The above diagram applies to a national trend and projected trend for dairy production that in part is reflective of dairy in Whatcom County, my home county. The most impressive part of the chart is the projection that the production per cow will continue the increase trend that has been seen over the past two decades.
Whatcom County is a big dairy county. The mild climate and tradition has led to the County being the biggest dairy county in Washington State. Unlike the chart above, the number of cows in Whatcom has not appreciably declined. However, it should be noted the number of dairy farms has declined.
Whatcom County cows have always been large producers relative to the average production. Production per cow has increased significantly over the past few years in part because productive areas such as Whatcom County and southern Wisconsin have remained in dairy while less productive areas have declined.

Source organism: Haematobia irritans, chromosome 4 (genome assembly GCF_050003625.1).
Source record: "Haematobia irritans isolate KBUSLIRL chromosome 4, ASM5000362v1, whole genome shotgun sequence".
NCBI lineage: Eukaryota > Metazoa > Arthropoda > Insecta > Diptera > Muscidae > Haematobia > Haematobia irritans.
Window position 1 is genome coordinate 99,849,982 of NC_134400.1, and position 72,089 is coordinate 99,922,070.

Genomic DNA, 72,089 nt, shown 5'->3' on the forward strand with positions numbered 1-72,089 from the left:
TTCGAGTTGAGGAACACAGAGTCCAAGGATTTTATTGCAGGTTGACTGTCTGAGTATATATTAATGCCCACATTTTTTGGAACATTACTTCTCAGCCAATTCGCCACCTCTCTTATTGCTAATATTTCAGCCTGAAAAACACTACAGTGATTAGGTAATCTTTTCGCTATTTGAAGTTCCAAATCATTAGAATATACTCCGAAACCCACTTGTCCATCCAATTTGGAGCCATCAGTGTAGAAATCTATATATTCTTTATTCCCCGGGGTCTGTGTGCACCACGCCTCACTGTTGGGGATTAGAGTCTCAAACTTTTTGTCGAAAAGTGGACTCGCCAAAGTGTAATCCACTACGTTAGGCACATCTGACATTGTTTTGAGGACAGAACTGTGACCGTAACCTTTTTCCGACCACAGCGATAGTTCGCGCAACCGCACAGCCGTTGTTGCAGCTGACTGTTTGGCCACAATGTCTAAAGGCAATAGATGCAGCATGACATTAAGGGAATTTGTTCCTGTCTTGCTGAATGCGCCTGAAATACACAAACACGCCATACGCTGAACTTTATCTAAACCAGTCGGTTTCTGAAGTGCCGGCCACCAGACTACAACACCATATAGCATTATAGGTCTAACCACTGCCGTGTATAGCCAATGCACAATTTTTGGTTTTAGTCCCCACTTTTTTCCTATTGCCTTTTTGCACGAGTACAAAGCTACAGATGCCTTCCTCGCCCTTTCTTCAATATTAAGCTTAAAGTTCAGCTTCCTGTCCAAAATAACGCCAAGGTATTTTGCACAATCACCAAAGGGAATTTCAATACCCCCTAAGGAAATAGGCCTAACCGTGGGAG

Whatcom County diary does have challenges. Feed for larger dairy herds on fewer farms requires bringing feed in from elsewhere particularly during cold wet springs/summers. The cold wet weather also poses challenges for dealing with the waste stream from the other things dairy cows produce and some recent trends indicate that a few farms might be having a bit of trouble with waste disposal on fields not impacting water quality in streams, rivers and shell fish areas downstream. Indeed there has been some dairy expansion in other parts of the state in the Yakima valley and Walla Walla valley where feed is easier to obtain and the climate much drier. There is a down side of summer heat and winter cold. Some of the very large dairies in the Yakima valley have also had waste and air quality challenges, so the mass exodus of dairy to the east side of the state from Whatcom County has not fully developed as was initially threatened.